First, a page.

Three lessons learned form transformational leaders

While leadership can come in many forms, the most common types of leadership are “transactional” and “transformational”. Transactional leadership is often described as a “give and take” form of leadership, in which there is a type of “contractual” relationship between leader and follower. Because of the “give and take” nature of transactional leadership, there is little, if any, transformational value added to the leadership relationship. Without transformation value, growth and development is limited, as is the potential influence of the leader.

The most influential type of leadership is often described as transformational leadership. In it’s simplest form, transformational leadership is seen when “leaders and followers make each other advance to a higher level of morale and motivation” (Burns). Transformational leaders do more than just participate in the leadership exchange, they seek to inspire others by changing expectations, altering perceptions, and creating a motivational arena in which everyone within their influence is inspired to work towards common organizational goals. Transformational leaders do more than just lead their followers,
they have an impact on their followers which transactional leaders do not. Let’s look at three examples of transformational leadership:

Lesson 1 - Transformational Leaders inspire others through exemplary leadership actions.

A few days after being hired as a rookie officer on a small town police department, the community experienced a major chemical fire overnight in which a significant portion of the town was evacuated. Since I was a brand new officer and was due to be at training the next day, I was not called in to help that night. The following afternoon I stopped at the police department to learn more about the incident and how the department had handled the crisis. I was met by several local news crews, all waiting for an interview with the Chief. I walked into the office just as the Chief was walking out for his interviews. He stopped, told his secretary to tell the news crews that they would have to wait a bit longer, and motioned for me to come into his office. With the news cameras waiting, he made sure I was up to date on the situation and answered any questions I had. He could have asked me to wait a few minutes until he was done, but instead he made a rookie officer his top priority. As a transformational leader, the Chief changed my perception on what a leader should be, added value to our relationship through his leadership actions, and created an inspired and motivated follower.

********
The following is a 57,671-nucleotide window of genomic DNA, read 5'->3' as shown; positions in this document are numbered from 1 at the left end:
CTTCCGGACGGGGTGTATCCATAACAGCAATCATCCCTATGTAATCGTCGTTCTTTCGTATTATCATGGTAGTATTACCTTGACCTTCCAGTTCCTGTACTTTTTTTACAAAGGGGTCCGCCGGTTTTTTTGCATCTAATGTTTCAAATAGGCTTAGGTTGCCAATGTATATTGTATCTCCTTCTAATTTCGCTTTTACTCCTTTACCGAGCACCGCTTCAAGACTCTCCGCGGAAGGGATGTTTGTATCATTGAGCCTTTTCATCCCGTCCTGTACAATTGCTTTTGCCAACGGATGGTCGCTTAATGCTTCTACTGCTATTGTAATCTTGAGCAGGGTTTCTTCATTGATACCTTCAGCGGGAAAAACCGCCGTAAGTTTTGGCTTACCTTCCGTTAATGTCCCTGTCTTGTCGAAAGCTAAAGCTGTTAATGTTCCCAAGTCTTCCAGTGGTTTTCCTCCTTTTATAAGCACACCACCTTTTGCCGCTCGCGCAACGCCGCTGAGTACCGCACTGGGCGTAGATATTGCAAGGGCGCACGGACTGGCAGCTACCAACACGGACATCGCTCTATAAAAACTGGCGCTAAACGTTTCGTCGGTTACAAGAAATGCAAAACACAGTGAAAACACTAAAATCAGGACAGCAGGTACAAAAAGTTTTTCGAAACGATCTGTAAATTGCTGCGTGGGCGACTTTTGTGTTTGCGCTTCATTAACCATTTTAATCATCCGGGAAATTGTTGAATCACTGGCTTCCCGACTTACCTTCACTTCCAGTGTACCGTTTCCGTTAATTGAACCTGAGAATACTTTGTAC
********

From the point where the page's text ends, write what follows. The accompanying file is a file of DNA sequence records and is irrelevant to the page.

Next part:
Lesson 2 - Transformational Leaders look beyond situational factors and see the bigger picture of leadership influence.